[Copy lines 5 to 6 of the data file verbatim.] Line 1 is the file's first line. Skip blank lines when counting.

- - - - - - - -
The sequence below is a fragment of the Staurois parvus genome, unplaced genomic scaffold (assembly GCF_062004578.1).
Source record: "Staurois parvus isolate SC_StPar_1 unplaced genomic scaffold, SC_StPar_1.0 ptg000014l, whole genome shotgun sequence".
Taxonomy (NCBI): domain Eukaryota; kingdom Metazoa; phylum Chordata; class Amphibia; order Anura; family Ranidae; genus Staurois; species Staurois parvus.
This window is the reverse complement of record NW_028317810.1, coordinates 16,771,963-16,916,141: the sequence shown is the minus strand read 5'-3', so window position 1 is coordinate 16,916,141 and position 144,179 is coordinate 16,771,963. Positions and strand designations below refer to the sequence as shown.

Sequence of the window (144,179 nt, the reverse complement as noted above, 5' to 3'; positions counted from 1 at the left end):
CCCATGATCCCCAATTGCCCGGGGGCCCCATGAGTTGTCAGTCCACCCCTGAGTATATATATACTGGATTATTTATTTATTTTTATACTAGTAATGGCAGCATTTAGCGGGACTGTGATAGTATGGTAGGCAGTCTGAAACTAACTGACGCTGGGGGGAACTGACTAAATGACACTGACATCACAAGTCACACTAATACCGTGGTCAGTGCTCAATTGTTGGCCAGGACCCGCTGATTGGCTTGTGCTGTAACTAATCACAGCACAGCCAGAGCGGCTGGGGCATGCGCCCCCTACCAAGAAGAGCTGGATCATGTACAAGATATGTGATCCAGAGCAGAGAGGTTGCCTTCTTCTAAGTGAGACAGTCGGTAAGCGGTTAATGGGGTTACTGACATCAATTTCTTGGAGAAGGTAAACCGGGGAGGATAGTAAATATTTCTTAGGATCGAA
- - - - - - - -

Sequence of the window (144,179 nt, the reverse complement as noted above, 5' to 3'; positions counted from 1 at the left end):
CCCATGATCCCCAATTGCCCGGGGGCCCCATGAGTTGTCAGTCCACCCCTGAGTATATATATACTGGATTATTTATTTATTTTTATACTAGTAATGGCAGCATTTAGCGGGACTGTGATAGTATGGTAGGCAGTCTGAAACTAACTGACGCTGGGGGGAACTGACTAAATGACACTGACATCACAAGTCACACTAATACCGTGGTCAGTGCTCAATTGTTGGCCAGGACCCGCTGATTGGCTTGTGCTGTAACTAATCACAGCACAGCCAGAGCGGCTGGGGCATGCGCCCCCTACCAAGAAGAGCTGGATCATGTACAAGATATGTGATCCAGAGCAGAGAGGTTGCCTTCTTCTAAGTGAGACAGTCGGTAAGCGGTTAATGGGGTTACTGACATCAATTTCTTGGAGAAGGTAAACCGGGGAGGATAGTAAATATTTCTTAGGATCGAA